Safety Plans

safety plans signA comprehensive safety plan is an important part of any workplace. This is especially true when medical waste is involved. OSHA requires employers to have written safety compliance plans that are specific to the industry, company, and location where employees are working.

These plans set out procedures and regulations that help make sure that employees have a safe environment to work in and that employers are complying with government laws.

What Does a Safety Plan Include?

“Safety plan” can either refer to one of many individual documents addressing particular workplace hazards, or a single document that addresses those hazards and more.

In general, however, a safety plan is a broad set of rules that an employer can use to establish the proper procedures in the case of certain events. Bloodborne pathogens training, proper waste disposal, and hazards communication are all areas that a safety plan may cover.

In addition, a strong safety plan will include information relating to safety inspections, preventative maintenance, and first aid procedures, as well as for recordkeeping guidelines and what will happen in the case of an accident or injury.

In sum, a safety plan is a single document that members of a workplace can reference to find guidance when handling hazardous materials, addressing a workplace injury, or working to keep the work environment safe and as risk-free as possible.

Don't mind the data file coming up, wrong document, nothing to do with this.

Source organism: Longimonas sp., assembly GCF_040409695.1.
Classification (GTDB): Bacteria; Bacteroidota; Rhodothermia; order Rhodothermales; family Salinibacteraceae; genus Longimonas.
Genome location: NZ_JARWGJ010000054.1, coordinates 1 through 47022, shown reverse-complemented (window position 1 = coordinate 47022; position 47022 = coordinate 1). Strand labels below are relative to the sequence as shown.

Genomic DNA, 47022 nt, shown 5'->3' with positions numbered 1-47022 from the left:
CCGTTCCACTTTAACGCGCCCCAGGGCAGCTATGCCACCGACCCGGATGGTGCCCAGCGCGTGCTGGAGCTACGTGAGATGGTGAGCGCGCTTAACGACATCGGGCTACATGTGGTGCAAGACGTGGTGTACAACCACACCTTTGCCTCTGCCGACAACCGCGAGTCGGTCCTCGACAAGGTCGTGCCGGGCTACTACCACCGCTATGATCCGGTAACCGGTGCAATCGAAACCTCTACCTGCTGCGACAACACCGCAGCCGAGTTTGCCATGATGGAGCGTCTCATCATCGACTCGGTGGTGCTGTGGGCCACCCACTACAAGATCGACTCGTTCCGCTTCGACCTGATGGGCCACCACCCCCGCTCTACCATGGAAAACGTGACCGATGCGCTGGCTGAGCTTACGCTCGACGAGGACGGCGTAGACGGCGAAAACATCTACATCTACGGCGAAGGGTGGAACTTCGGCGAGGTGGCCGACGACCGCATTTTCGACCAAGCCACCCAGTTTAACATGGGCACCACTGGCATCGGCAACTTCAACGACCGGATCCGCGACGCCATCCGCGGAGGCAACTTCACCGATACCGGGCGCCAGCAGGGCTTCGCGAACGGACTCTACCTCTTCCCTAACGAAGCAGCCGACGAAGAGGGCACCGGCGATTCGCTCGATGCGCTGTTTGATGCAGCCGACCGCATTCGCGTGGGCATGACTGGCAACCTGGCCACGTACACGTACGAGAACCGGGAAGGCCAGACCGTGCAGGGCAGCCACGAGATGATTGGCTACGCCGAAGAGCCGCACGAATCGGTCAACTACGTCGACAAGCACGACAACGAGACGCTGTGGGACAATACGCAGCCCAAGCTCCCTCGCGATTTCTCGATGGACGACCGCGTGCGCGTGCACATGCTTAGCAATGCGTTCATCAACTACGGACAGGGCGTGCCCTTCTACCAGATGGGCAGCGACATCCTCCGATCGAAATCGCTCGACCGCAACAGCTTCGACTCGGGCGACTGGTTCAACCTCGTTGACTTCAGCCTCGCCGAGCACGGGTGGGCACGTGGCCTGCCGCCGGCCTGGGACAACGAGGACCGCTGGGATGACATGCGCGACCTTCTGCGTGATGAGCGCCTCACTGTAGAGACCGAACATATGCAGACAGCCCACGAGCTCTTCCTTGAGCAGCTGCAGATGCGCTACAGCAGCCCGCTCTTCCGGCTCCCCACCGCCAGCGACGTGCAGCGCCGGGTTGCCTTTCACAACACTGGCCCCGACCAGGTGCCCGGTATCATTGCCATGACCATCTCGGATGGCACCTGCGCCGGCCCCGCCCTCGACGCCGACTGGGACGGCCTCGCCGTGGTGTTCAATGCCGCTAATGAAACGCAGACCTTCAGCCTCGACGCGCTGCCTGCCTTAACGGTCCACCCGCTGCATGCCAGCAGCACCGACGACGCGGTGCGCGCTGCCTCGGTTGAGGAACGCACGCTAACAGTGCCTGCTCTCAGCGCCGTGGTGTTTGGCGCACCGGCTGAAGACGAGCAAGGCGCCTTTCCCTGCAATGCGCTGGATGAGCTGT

When Do I Need a Written Safety Plan?

OSHA regulations do not require a written plan for every kind of workplace hazard or practice. Knowing which is which can be complicated, though, because it isn’t always clear when a written plan is required. The following must generally be addressed in a written plan:

  • Hazard communication (hazcom) training
  • Hazardous waste management, including emergency response protocols
  • Electrical hazards, including lockout or tag out procedures
  • Chemical hazard handling and response standards
  • Bloodborne pathogens training
  • Personal protective equipment (PPE) rules

OSHA does provide sample safety plans for a variety of work environments, however, it is important to note that those samples don’t adequately cover all possible scenarios.

Need Help Putting Together a Safety Plan?

Medical Waste Pros partners with a nationwide network of training services and safety experts to help you ensure you’re prepared to handle any potential risks in your workplace. For free quotes in your area, fill out the form to the right or give us a call at (888) 755-6370.